To most observers, each flower is identical to the last. While true in the general sense of shape and color, each flower and stem is a unique creation, stronger or weaker, larger or smaller, more or less fragrant, another way the rose recreates and changes itself. The plant is never the same after it blooms, it never blooms exactly the same way twice, yet it is always stronger and better able to flourish with each successive bloom.

A healthy plant always has several blooms at various stages of opening, several stems growing and preparing a new bloom, and several stem buds that have found the strongest possible point from which to grow. Unseen, at ground level and below, the constant cycle of building the root system, the foundation of it all, goes on.

The rose is subject to attack by literally hundreds of threats, from insects to disease to harsh weather conditions, yet is incredibly resilient when damaged, and especially so when nurtured and cared for.

Should the rose be harmed, the rose can be cut back to the root ball, allowing the energy created in the root system to focus itself on the foundation stems, on healing the plant, on deeply renewing its very structure, on pouring all that energy into rebuilding and reinforcing the foundation before once again reaching toward the sun.  Sometimes cutting back is required just to let the rose rest and renew itself.

For me, the rose, and especially the plant that produces it, is an analogy for the person I want to be and the way I want to live. I want the world to see a variety of strong, healthy blooms at all times, each a unique expression of a talent or desire I possess, each reaching confidently skyward, each inviting others to join me and to embrace me.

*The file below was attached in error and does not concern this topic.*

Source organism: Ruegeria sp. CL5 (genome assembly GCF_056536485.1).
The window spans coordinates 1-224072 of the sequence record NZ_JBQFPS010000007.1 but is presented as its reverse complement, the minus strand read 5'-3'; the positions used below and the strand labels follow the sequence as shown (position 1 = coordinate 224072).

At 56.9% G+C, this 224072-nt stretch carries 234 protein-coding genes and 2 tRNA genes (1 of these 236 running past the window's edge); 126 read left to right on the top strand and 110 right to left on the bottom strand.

I want to feel the strength of new growth; the confidence that as each flower enjoys its glorious moment of beauty and celebration another is growing right behind it, this one of the same core and roots, the same ingredients, similar to the old yet unique in its own way, and stronger and more vibrant than the flower before it.

The rose, like people, left unattended and unnourished, will grow; it will still have occasional flashes of brilliance and beauty though they will be less frequent and less powerful. But the plant will survive.

When trouble and hardship loom in life and the stem seems to falter, we can always prune ourselves back like the rose. We can shed the things that harm us or limit us, rebuilding our strength and our passion, knowing that our roots and foundation will sustain us until we are ready to grow and flourish again, this time even stronger and more complete than before. It may be time for you to do some of that pruning my friend.

For myself, I want to find and know the select few people who will be my gardeners. People who will know and nurture my core, who will help me prune the exterior flowers and branches to find my strongest places, and who, most importantly, know when and how to reach inside me and feed my roots, providing me the true foundation of constant renewal…acceptance and love.

3 replies »

  1. You have given me a new perspective on loss – on cutting away the harmful parts of life and beginning anew.

    Food for thought…..all the way to my roots.


  2. This has been, and will always be, one of my favorite pieces. Re-reading it reminds me what I am supposed to be looking for.

    It gives me the courage to maintain the search for my own gardeners as I cull the ones who don’t have the patience it takes to tend something relatively hardy, but susceptible to harm, before nurturing it into the beauty that has yet to come.

    Thank you, Michael.